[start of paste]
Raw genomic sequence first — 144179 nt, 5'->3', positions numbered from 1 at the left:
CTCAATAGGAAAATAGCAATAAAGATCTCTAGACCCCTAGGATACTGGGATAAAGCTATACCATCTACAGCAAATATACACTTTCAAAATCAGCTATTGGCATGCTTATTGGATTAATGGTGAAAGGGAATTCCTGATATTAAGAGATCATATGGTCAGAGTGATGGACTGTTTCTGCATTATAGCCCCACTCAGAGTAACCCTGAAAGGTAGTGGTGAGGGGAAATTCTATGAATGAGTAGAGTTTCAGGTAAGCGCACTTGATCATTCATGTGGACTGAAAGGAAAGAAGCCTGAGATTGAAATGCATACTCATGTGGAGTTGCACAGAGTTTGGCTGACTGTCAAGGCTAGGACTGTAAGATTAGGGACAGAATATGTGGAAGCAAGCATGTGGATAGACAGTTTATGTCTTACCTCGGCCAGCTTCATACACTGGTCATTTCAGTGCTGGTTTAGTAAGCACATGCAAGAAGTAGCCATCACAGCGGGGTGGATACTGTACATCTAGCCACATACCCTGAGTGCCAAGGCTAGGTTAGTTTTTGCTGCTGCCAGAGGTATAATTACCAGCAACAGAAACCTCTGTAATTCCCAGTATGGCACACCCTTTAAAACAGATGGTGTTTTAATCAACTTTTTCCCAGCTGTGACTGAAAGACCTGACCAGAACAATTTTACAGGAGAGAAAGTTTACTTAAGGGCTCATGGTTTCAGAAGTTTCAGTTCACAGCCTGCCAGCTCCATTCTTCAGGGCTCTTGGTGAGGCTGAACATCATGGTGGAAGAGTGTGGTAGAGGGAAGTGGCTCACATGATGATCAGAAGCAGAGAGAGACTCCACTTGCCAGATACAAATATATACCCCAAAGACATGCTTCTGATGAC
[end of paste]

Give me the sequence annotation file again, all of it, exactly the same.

Raw genomic sequence first — 144179 nt, 5'->3', positions numbered from 1 at the left:
CTCAATAGGAAAATAGCAATAAAGATCTCTAGACCCCTAGGATACTGGGATAAAGCTATACCATCTACAGCAAATATACACTTTCAAAATCAGCTATTGGCATGCTTATTGGATTAATGGTGAAAGGGAATTCCTGATATTAAGAGATCATATGGTCAGAGTGATGGACTGTTTCTGCATTATAGCCCCACTCAGAGTAACCCTGAAAGGTAGTGGTGAGGGGAAATTCTATGAATGAGTAGAGTTTCAGGTAAGCGCACTTGATCATTCATGTGGACTGAAAGGAAAGAAGCCTGAGATTGAAATGCATACTCATGTGGAGTTGCACAGAGTTTGGCTGACTGTCAAGGCTAGGACTGTAAGATTAGGGACAGAATATGTGGAAGCAAGCATGTGGATAGACAGTTTATGTCTTACCTCGGCCAGCTTCATACACTGGTCATTTCAGTGCTGGTTTAGTAAGCACATGCAAGAAGTAGCCATCACAGCGGGGTGGATACTGTACATCTAGCCACATACCCTGAGTGCCAAGGCTAGGTTAGTTTTTGCTGCTGCCAGAGGTATAATTACCAGCAACAGAAACCTCTGTAATTCCCAGTATGGCACACCCTTTAAAACAGATGGTGTTTTAATCAACTTTTTCCCAGCTGTGACTGAAAGACCTGACCAGAACAATTTTACAGGAGAGAAAGTTTACTTAAGGGCTCATGGTTTCAGAAGTTTCAGTTCACAGCCTGCCAGCTCCATTCTTCAGGGCTCTTGGTGAGGCTGAACATCATGGTGGAAGAGTGTGGTAGAGGGAAGTGGCTCACATGATGATCAGAAGCAGAGAGAGACTCCACTTGCCAGATACAAATATATACCCCAAAGACATGCTTCTGATGAC